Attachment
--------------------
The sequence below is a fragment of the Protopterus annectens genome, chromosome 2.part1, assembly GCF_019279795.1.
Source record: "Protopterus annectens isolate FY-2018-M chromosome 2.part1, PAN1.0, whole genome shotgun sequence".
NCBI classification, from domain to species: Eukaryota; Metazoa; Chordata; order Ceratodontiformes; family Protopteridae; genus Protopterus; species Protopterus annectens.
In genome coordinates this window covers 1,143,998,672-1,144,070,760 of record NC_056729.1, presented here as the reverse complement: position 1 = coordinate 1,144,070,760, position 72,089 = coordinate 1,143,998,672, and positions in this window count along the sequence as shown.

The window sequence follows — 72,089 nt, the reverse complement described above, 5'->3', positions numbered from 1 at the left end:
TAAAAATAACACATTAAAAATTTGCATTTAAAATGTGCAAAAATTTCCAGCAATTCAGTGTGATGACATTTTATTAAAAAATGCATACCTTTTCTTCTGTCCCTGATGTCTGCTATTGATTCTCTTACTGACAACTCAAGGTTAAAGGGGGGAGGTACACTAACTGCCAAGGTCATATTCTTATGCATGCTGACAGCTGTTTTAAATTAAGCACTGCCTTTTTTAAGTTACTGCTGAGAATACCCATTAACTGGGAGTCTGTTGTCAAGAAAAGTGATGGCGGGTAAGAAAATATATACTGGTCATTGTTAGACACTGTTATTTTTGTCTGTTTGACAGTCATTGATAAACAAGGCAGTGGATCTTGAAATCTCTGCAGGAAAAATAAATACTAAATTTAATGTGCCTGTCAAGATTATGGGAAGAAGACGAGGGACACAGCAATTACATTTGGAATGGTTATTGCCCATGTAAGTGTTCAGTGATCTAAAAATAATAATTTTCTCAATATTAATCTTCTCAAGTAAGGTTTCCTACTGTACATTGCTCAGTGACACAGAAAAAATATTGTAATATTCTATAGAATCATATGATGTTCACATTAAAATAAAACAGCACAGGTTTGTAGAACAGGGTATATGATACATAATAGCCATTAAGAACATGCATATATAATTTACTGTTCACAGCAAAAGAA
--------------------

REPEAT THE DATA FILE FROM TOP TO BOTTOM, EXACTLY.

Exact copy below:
The sequence below is a fragment of the Protopterus annectens genome, chromosome 2.part1, assembly GCF_019279795.1.
Source record: "Protopterus annectens isolate FY-2018-M chromosome 2.part1, PAN1.0, whole genome shotgun sequence".
NCBI classification, from domain to species: Eukaryota; Metazoa; Chordata; order Ceratodontiformes; family Protopteridae; genus Protopterus; species Protopterus annectens.
In genome coordinates this window covers 1,143,998,672-1,144,070,760 of record NC_056729.1, presented here as the reverse complement: position 1 = coordinate 1,144,070,760, position 72,089 = coordinate 1,143,998,672, and positions in this window count along the sequence as shown.

The window sequence follows — 72,089 nt, the reverse complement described above, 5'->3', positions numbered from 1 at the left end:
TAAAAATAACACATTAAAAATTTGCATTTAAAATGTGCAAAAATTTCCAGCAATTCAGTGTGATGACATTTTATTAAAAAATGCATACCTTTTCTTCTGTCCCTGATGTCTGCTATTGATTCTCTTACTGACAACTCAAGGTTAAAGGGGGGAGGTACACTAACTGCCAAGGTCATATTCTTATGCATGCTGACAGCTGTTTTAAATTAAGCACTGCCTTTTTTAAGTTACTGCTGAGAATACCCATTAACTGGGAGTCTGTTGTCAAGAAAAGTGATGGCGGGTAAGAAAATATATACTGGTCATTGTTAGACACTGTTATTTTTGTCTGTTTGACAGTCATTGATAAACAAGGCAGTGGATCTTGAAATCTCTGCAGGAAAAATAAATACTAAATTTAATGTGCCTGTCAAGATTATGGGAAGAAGACGAGGGACACAGCAATTACATTTGGAATGGTTATTGCCCATGTAAGTGTTCAGTGATCTAAAAATAATAATTTTCTCAATATTAATCTTCTCAAGTAAGGTTTCCTACTGTACATTGCTCAGTGACACAGAAAAAATATTGTAATATTCTATAGAATCATATGATGTTCACATTAAAATAAAACAGCACAGGTTTGTAGAACAGGGTATATGATACATAATAGCCATTAAGAACATGCATATATAATTTACTGTTCACAGCAAAAGAA